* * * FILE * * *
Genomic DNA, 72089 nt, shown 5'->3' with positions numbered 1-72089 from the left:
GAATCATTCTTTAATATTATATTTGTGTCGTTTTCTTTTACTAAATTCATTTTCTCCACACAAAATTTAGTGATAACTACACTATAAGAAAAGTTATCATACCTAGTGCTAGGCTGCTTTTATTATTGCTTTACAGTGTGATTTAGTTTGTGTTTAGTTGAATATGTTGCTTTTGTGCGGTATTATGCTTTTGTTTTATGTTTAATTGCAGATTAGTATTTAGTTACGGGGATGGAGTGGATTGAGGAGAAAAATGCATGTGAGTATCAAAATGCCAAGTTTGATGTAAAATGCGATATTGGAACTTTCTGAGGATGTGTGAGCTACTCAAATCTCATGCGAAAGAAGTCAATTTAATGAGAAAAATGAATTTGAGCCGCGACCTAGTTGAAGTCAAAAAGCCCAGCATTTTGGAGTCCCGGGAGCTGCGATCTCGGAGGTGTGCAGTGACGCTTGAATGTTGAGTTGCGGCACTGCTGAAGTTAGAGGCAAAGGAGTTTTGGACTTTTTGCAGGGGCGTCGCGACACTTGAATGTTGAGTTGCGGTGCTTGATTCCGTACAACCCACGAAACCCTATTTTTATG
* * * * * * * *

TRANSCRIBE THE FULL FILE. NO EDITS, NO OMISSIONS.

Genomic DNA, 72089 nt, shown 5'->3' with positions numbered 1-72089 from the left:
GAATCATTCTTTAATATTATATTTGTGTCGTTTTCTTTTACTAAATTCATTTTCTCCACACAAAATTTAGTGATAACTACACTATAAGAAAAGTTATCATACCTAGTGCTAGGCTGCTTTTATTATTGCTTTACAGTGTGATTTAGTTTGTGTTTAGTTGAATATGTTGCTTTTGTGCGGTATTATGCTTTTGTTTTATGTTTAATTGCAGATTAGTATTTAGTTACGGGGATGGAGTGGATTGAGGAGAAAAATGCATGTGAGTATCAAAATGCCAAGTTTGATGTAAAATGCGATATTGGAACTTTCTGAGGATGTGTGAGCTACTCAAATCTCATGCGAAAGAAGTCAATTTAATGAGAAAAATGAATTTGAGCCGCGACCTAGTTGAAGTCAAAAAGCCCAGCATTTTGGAGTCCCGGGAGCTGCGATCTCGGAGGTGTGCAGTGACGCTTGAATGTTGAGTTGCGGCACTGCTGAAGTTAGAGGCAAAGGAGTTTTGGACTTTTTGCAGGGGCGTCGCGACACTTGAATGTTGAGTTGCGGTGCTTGATTCCGTACAACCCACGAAACCCTATTTTTATG